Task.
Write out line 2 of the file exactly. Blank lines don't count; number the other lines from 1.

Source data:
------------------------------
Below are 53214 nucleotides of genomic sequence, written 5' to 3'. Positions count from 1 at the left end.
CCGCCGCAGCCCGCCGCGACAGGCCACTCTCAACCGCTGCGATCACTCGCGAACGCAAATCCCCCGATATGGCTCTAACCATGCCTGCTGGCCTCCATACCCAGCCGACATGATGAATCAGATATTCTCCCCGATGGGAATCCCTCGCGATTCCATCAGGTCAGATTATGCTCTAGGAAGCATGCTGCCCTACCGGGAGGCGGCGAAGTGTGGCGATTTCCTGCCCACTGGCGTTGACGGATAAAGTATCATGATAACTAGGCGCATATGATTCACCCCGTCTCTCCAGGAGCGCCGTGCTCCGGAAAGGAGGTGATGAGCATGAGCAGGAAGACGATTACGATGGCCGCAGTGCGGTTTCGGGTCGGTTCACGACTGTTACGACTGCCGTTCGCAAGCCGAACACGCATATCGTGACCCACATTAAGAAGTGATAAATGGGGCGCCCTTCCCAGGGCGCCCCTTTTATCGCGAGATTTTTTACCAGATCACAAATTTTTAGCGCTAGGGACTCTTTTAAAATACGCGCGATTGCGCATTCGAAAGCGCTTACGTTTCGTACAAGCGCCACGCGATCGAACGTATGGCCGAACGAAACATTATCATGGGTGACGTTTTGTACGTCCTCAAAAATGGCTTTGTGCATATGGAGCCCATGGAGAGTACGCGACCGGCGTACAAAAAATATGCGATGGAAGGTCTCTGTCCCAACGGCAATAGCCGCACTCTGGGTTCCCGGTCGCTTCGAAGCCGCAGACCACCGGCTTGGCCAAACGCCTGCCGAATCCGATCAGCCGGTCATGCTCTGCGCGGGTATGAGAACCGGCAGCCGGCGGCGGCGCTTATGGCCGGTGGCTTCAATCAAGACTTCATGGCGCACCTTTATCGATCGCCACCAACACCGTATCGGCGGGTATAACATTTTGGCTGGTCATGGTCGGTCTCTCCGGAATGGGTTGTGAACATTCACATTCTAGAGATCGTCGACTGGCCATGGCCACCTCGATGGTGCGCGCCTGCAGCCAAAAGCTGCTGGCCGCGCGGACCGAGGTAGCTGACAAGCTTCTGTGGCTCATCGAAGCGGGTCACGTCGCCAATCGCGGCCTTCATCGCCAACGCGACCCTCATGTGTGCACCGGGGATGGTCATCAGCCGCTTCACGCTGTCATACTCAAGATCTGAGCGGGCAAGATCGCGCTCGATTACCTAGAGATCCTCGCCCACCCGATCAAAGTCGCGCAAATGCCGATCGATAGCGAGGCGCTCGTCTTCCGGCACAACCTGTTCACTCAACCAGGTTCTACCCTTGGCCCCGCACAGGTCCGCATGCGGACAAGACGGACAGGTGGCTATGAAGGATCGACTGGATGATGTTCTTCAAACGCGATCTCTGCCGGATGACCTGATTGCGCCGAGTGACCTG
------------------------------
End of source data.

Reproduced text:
CCGCCGCAGCCCGCCGCGACAGGCCACTCTCAACCGCTGCGATCACTCGCGAACGCAAATCCCCCGATATGGCTCTAACCATGCCTGCTGGCCTCCATACCCAGCCGACATGATGAATCAGATATTCTCCCCGATGGGAATCCCTCGCGATTCCATCAGGTCAGATTATGCTCTAGGAAGCATGCTGCCCTACCGGGAGGCGGCGAAGTGTGGCGATTTCCTGCCCACTGGCGTTGACGGATAAAGTATCATGATAACTAGGCGCATATGATTCACCCCGTCTCTCCAGGAGCGCCGTGCTCCGGAAAGGAGGTGATGAGCATGAGCAGGAAGACGATTACGATGGCCGCAGTGCGGTTTCGGGTCGGTTCACGACTGTTACGACTGCCGTTCGCAAGCCGAACACGCATATCGTGACCCACATTAAGAAGTGATAAATGGGGCGCCCTTCCCAGGGCGCCCCTTTTATCGCGAGATTTTTTACCAGATCACAAATTTTTAGCGCTAGGGACTCTTTTAAAATACGCGCGATTGCGCATTCGAAAGCGCTTACGTTTCGTACAAGCGCCACGCGATCGAACGTATGGCCGAACGAAACATTATCATGGGTGACGTTTTGTACGTCCTCAAAAATGGCTTTGTGCATATGGAGCCCATGGAGAGTACGCGACCGGCGTACAAAAAATATGCGATGGAAGGTCTCTGTCCCAACGGCAATAGCCGCACTCTGGGTTCCCGGTCGCTTCGAAGCCGCAGACCACCGGCTTGGCCAAACGCCTGCCGAATCCGATCAGCCGGTCATGCTCTGCGCGGGTATGAGAACCGGCAGCCGGCGGCGGCGCTTATGGCCGGTGGCTTCAATCAAGACTTCATGGCGCACCTTTATCGATCGCCACCAACACCGTATCGGCGGGTATAACATTTTGGCTGGTCATGGTCGGTCTCTCCGGAATGGGTTGTGAACATTCACATTCTAGAGATCGTCGACTGGCCATGGCCACCTCGATGGTGCGCGCCTGCAGCCAAAAGCTGCTGGCCGCGCGGACCGAGGTAGCTGACAAGCTTCTGTGGCTCATCGAAGCGGGTCACGTCGCCAATCGCGGCCTTCATCGCCAACGCGACCCTCATGTGTGCACCGGGGATGGTCATCAGCCGCTTCACGCTGTCATACTCAAGATCTGAGCGGGCAAGATCGCGCTCGATTACCTAGAGATCCTCGCCCACCCGATCAAAGTCGCGCAAATGCCGATCGATAGCGAGGCGCTCGTCTTCCGGCACAACCTGTTCACTCAACCAGGTTCTACCCTTGGCCCCGCACAGGTCCGCATGCGGACAAGACGGACAGGTGGCTATGAAGGATCGACTGGATGATGTTCTTCAAACGCGATCTCTGCCGGATGACCTGATTGCGCCGAGTGACCTG